Fresh Strawberry Pie (adapted from The Fanny Farmer Cookbook):
5 cups strawberries
3 – 4 T cornstarch
1/2 – 1 cup honey (depending on how sweet your berries are, and how sweet you like your pie)
2 T lemon juice
Baked pie crust*
Divide the strawberries into 2 bowls. Slice in half the berries in one bowl.Crush the berries in the 2nd bowl (which should be microwaveable) with a fork or potato masher.
Stir in the cornstarch, honey, and lemon juice into the crushed berries, mixing well. Place the bowl in the microwave on high for 2 minutes, take out and stir well, and repeat until the mixture looks clear or translucent and is thickened. Remove from the heat and cool. When cooled, stir in sliced strawberries and put the mixture into the baked crust and place in the fridge until firm. Serve with whipped cream.
In our house, opinion is divided on whether a graham wafer crust is the best one to use for this recipe, which is why I usually bake two, one with a graham wafer crust and then a second one with my favourite, Tannis’s Pie Crust. That way everybody is happy!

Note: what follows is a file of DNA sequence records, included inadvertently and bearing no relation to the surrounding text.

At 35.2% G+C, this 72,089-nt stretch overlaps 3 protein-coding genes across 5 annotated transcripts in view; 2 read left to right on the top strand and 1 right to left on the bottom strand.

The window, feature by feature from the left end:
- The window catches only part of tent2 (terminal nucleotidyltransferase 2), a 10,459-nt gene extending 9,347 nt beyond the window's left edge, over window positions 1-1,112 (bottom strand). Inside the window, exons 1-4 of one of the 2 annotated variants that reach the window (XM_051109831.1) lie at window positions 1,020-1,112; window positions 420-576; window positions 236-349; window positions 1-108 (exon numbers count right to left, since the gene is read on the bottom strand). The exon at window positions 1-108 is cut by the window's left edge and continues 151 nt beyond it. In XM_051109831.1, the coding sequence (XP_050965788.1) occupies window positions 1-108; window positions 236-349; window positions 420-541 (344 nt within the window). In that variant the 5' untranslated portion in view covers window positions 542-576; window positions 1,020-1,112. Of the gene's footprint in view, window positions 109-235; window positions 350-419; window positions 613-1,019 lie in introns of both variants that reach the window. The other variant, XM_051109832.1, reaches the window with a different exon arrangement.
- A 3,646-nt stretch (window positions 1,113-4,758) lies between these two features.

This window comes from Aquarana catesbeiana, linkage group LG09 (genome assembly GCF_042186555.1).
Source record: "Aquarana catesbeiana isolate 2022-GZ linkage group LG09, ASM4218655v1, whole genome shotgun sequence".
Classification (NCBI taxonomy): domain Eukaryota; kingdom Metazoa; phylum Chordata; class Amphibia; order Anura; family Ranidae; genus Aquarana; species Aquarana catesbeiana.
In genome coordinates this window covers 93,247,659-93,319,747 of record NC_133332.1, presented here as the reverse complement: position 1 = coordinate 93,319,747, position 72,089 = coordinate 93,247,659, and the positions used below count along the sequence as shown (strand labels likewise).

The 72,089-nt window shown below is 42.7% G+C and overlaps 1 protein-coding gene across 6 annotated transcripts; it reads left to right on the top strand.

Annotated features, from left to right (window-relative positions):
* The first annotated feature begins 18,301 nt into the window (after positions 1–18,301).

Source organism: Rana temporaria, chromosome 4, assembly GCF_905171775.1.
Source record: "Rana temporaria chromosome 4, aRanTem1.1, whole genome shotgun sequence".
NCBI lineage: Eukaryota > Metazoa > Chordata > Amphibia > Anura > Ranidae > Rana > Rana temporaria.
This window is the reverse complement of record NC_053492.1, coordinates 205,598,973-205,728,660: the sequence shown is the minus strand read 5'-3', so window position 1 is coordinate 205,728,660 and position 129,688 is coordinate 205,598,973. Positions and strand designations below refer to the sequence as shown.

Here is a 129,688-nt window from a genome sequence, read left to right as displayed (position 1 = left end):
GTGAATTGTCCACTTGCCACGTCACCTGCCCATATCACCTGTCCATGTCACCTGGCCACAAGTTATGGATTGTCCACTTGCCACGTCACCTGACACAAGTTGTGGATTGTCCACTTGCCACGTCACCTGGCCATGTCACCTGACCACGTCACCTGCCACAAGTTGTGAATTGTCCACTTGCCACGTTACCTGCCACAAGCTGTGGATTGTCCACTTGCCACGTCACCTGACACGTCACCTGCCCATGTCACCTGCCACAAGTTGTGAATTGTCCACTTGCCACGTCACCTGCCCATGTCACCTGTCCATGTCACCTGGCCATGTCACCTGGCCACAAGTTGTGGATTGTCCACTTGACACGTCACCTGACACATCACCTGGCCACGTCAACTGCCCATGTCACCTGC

*Tannis’s Oatmeal Pie Crust:
3/4 cup flour
1/2 cup oatmeal
1/2 cup almonds or pecans, chopped finely
2 T brown sugar
1/2 cup melted butter
Mix dry ingredients together, then add butter. Press into the bottom of a 9 inch pie plate and bake at 400 degrees F for 12 – 15 minutes.
It is becoming increasingly clear how important the links between food security, decreasing our carbon footprint, and eating local are. Although for decades industrial agriculture has been touted as the way to feed an increasing, and increasingly hungry, world population, it hasn’t lived up to that goal. Now a new study has found that small farms may be better for both food security and biodiversity. David Suzuki discussed the study, entitled “Food Security and Biodiversity: Can We Have Both?” recently:
Chappell and Lavalle point to research showing “that small farms using alternative agricultural techniques may be two to four times more energy efficient than large conventional farms.” Perhaps most interesting is that they also found studies demonstrating “that small farms almost always produce higher output levels per unit area than larger farms.” One of the studies they looked at concluded that “alternative methods could produce enough food on a global basis to sustain the current human population, and potentially an even larger population, without increasing the agricultural land base.” Go to David Suzuki.org to read the full article.